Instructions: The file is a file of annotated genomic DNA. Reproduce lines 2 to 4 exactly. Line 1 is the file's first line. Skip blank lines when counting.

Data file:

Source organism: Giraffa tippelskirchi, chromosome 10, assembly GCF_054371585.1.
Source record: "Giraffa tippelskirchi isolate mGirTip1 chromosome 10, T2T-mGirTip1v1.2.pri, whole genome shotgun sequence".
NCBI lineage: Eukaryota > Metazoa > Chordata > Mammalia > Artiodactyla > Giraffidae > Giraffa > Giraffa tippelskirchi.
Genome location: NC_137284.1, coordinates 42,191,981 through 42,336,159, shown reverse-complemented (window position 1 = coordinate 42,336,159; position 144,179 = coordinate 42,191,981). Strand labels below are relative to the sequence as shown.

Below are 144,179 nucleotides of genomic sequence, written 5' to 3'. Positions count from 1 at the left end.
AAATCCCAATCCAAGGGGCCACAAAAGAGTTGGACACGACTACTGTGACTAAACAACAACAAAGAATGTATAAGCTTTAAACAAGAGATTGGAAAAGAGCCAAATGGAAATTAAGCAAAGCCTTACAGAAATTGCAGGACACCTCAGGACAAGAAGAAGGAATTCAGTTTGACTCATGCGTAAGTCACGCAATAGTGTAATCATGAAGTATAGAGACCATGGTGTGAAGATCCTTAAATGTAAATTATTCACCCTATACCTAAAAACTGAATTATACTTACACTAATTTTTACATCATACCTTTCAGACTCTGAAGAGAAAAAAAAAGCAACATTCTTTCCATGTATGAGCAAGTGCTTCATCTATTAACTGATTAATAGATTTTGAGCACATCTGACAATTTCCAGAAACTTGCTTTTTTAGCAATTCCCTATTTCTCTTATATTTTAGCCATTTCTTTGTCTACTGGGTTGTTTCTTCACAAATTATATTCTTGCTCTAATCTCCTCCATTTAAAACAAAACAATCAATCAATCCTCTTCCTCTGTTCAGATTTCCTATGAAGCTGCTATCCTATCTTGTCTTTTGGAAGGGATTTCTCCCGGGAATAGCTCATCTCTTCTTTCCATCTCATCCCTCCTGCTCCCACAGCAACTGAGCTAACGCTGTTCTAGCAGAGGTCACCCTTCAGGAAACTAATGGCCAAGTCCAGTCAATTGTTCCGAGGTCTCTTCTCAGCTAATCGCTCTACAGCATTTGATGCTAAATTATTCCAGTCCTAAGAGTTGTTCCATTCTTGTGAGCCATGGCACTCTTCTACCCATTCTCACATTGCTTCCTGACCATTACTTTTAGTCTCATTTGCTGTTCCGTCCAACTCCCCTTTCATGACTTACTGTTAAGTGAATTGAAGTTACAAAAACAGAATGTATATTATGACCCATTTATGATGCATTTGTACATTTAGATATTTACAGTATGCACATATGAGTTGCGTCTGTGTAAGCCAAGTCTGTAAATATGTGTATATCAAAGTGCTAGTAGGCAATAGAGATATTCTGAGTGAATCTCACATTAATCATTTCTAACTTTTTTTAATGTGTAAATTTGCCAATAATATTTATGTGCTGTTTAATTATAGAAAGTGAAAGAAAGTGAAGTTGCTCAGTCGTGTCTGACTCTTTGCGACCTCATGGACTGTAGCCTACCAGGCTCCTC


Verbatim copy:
Source record: "Giraffa tippelskirchi isolate mGirTip1 chromosome 10, T2T-mGirTip1v1.2.pri, whole genome shotgun sequence".
NCBI lineage: Eukaryota > Metazoa > Chordata > Mammalia > Artiodactyla > Giraffidae > Giraffa > Giraffa tippelskirchi.
Genome location: NC_137284.1, coordinates 42,191,981 through 42,336,159, shown reverse-complemented (window position 1 = coordinate 42,336,159; position 144,179 = coordinate 42,191,981). Strand labels below are relative to the sequence as shown.